User power details

Source: Internet
Author: User
If you have patience, you can read (or the algorithm is important) the initial user weight: Enable0. if a user has the first Select power, the user weight is EnableEnable + 1; if a user has the second power Insert, the user's weight is: EnableEnable + 2; if a user has the third power Update, the user's weight is: EnableEnable + 4; patience (or algorithm importance)
Initial user weight: Enable = 0;
If a user has the first right to Select, the user's right value is: Enable = Enable + 1;
If a user has the second right to Insert, the user's right value is: Enable = Enable + 2;
If a user has the third right to Update, the user's right value is: Enable = Enable + 4;
If a user has the fourth right to Delete, the user's right value is: Enable = Enable + 8;
Why are the numbers of + 1, + 2, + 4, and + 8 in sequence, instead of + 1, + 2, + 3, and + 4?
Suppose it is + 1, + 2, + 3, + 4:
If a user has the first right to Select, the user's right value is: Enable = Enable + 1;
If a user has the second right to Insert, the user's right value is: Enable = Enable + 2;
If a user has the third right to Update, the user's right value is: Enable = Enable + 3;
If a user has the fourth right to Delete, the user's right value is: Enable = Enable + 4;
When the user weight is set to Enable to 3, you cannot determine whether the user has both permissions.
The first power Select and the second power Insert are the three power Update,
The former weight algorithm can avoid this situation.
However, when the previous weight algorithm is used, how can the user's weight Enable quickly know which permissions the user has?
What about force? For example, if the user weight is Enable = 5, the user has the first Power Select and the third power Update,
Note that you do not have the second power Insert.
I will list the user powers below:

Enable
SelectItem :( 1, 3, 5, 7, 9, 11, 13, 15)
InsertItem :( 2, 3, 6, 7, 10, 11, 14, 15)
UpdateItem: (4, 5, 6, 7, 12, 13, 14, 15)
DeleteItem: (8, 9, 10, 11, 12, 13, 14, 15)
Obviously, users who do not have a large value of Enable have "more" power,
Assume that the user's right value is Enable = 3, and the user has the first power (Select) and the second power (Insert). There are two rights in total,
User authorization value: Enable = 4. the user has the third right (Update) and only one right.

Observe the "user power list" carefully ":
SelectItem :( 1, 3, 5, 7, 9, 11, 13, 15): 1 = 0 power of 0 + 2; 3 = 1 power of 2 + 0 power of 2; 5 = 2 Power + 0 power of 2;
InsertItem :( 2, 3, 6, 7, 10, 11, 14, 15): 1 power of 2 = 0 + 2; 3 = 0 power of 2 + 1 power of 2; 6 = 2 Power + 1 power of 2;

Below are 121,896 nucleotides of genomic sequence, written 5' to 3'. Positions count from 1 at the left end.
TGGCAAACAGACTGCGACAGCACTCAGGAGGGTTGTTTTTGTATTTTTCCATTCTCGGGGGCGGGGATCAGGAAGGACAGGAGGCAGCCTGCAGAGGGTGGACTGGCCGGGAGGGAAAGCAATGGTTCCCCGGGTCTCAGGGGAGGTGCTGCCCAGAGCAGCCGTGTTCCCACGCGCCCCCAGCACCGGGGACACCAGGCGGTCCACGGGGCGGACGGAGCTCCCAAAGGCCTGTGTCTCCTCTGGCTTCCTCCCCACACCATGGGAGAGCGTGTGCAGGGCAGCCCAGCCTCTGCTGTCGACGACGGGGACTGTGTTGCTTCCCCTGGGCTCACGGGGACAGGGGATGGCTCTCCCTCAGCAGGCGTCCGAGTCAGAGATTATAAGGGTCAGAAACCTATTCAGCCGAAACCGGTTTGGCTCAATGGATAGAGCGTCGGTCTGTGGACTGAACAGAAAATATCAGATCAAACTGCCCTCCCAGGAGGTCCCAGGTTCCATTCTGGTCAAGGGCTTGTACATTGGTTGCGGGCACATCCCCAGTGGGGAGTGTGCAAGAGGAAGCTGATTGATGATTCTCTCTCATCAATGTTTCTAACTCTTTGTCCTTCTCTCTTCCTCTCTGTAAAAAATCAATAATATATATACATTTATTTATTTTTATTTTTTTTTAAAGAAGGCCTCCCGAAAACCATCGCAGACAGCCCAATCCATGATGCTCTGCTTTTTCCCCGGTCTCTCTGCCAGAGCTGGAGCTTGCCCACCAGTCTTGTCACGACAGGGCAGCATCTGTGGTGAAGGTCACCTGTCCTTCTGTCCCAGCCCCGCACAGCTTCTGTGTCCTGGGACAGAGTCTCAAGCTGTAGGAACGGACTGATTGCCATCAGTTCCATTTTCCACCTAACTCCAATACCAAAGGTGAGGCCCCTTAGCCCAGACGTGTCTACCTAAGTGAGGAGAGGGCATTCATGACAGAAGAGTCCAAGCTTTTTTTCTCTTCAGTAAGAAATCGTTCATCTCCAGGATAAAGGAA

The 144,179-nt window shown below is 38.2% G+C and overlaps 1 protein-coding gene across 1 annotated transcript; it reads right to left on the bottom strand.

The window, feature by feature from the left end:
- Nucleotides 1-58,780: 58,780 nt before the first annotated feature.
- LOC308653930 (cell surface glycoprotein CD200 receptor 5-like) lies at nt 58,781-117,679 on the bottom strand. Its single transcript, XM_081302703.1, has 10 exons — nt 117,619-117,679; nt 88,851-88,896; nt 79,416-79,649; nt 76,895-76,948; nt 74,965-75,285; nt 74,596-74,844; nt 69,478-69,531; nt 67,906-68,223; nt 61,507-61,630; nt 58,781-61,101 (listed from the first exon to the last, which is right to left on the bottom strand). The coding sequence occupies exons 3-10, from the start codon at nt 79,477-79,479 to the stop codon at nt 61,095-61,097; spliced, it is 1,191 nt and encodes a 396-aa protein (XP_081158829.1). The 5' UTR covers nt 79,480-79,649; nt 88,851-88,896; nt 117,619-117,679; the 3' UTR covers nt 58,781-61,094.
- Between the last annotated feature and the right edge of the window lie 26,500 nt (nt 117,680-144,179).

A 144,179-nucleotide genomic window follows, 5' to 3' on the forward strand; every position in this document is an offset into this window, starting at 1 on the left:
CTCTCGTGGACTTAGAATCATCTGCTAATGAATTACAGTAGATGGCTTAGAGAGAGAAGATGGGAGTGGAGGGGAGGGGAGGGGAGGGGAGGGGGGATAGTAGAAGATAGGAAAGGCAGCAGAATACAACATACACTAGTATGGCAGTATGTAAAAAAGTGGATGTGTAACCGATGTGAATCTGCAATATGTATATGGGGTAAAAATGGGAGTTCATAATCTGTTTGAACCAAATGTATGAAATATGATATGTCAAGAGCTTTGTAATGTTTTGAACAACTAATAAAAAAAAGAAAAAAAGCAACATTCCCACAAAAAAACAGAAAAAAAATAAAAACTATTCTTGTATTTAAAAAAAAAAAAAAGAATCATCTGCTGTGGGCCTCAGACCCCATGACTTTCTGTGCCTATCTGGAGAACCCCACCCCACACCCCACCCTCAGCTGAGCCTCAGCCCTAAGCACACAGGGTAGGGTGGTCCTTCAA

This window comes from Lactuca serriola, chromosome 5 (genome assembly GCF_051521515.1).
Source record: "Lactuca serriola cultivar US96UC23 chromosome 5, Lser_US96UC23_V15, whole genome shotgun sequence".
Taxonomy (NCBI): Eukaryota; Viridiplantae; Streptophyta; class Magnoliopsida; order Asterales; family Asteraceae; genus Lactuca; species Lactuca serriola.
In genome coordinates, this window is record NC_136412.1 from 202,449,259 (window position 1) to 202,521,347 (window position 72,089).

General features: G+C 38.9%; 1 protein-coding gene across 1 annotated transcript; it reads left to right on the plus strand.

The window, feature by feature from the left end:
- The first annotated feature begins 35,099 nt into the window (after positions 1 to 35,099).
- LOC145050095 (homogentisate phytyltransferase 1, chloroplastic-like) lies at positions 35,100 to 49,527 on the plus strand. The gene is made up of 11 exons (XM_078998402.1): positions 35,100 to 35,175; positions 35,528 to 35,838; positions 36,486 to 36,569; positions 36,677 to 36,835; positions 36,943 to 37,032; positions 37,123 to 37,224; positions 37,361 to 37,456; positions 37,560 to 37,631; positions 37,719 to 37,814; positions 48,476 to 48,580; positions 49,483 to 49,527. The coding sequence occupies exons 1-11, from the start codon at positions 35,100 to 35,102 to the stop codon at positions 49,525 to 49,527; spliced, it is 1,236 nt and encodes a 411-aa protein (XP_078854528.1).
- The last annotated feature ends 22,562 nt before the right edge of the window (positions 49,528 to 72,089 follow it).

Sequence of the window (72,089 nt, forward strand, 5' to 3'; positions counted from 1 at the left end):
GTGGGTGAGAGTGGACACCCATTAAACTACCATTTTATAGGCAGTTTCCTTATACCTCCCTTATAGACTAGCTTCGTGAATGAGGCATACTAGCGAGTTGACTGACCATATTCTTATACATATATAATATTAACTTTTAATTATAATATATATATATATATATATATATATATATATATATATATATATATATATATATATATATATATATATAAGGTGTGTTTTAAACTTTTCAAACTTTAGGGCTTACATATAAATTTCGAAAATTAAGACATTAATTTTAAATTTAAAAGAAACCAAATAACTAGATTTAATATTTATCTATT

UpdateItem: (4, 5, 6, 7, 12, 13, 14, 15): 4 = 2 power of 0 + 2; 5 = 0 power of 2 + 2 power of 2; 6 = 2 power of 2 + 2 power of 2;
DeleteItem: (8, 9, 10, 11, 12, 13, 14, 15): 8 = 3 Power of 0 + 2; 9 = 0 power of 2 + 3 power of 2 = 1 power of 2 + 3 power of 2;

The rule is summarized as follows:
Select user with the first power: Enable =? + 0 power of 2; (where? It must also be split into two N-power addition cases)
Has the second power: Enable =? + 1 power of 2; (where? It must also be split into two N-power addition cases)
Has the third power to Update the user's weight: Enable =? + 2 power; (where? It must also be split into two N-power addition cases)
Has the fourth right: Enable =? + 3 power of 2; (where? It must also be split into two N-power addition cases)

It is clear that:
As long as the user's weight value Enable is split into the N-power addition of 2,
If N = 0, Select has the first power,
If N = 1, the system has the second power of Insert,
If N = 2, the system has the third power: Update,
If N = 3, the system has the fourth power: Delete,

So how can we quickly split the user weight value Enable into the N-power addition of 2?
Haha! As long as the Enable is converted to binary, the base is obtained from the right to the left, and the base bit has the corresponding right,
Example:
(11) 10 = (1011) 2, that is, having the first, second, and fourth powers, consistent with the "user Power List;
(12) 10 = (1100) 2, that is, having the third and fourth powers, consistent with the "user Power List;
(15) 10 = (1111) 2, that is, having the first, second, third, and fourth powers, consistent with the "user Power List;
When the level of rights is extremely complex, the algorithm can quickly know the user's power:
For example:
There are 8 levels in total, with the user's right value Enable = 67; (67) 10 = (1000011) 2, that is, they have the first, sixth, and seventh power,
User authorization value: Enable = 67; (159) 10 = (10011111) 2, that is, the user has the first, fourth, fifth, sixth, seventh, and eighth power.
By now, I hope you have not wasted your time and will be inspired.
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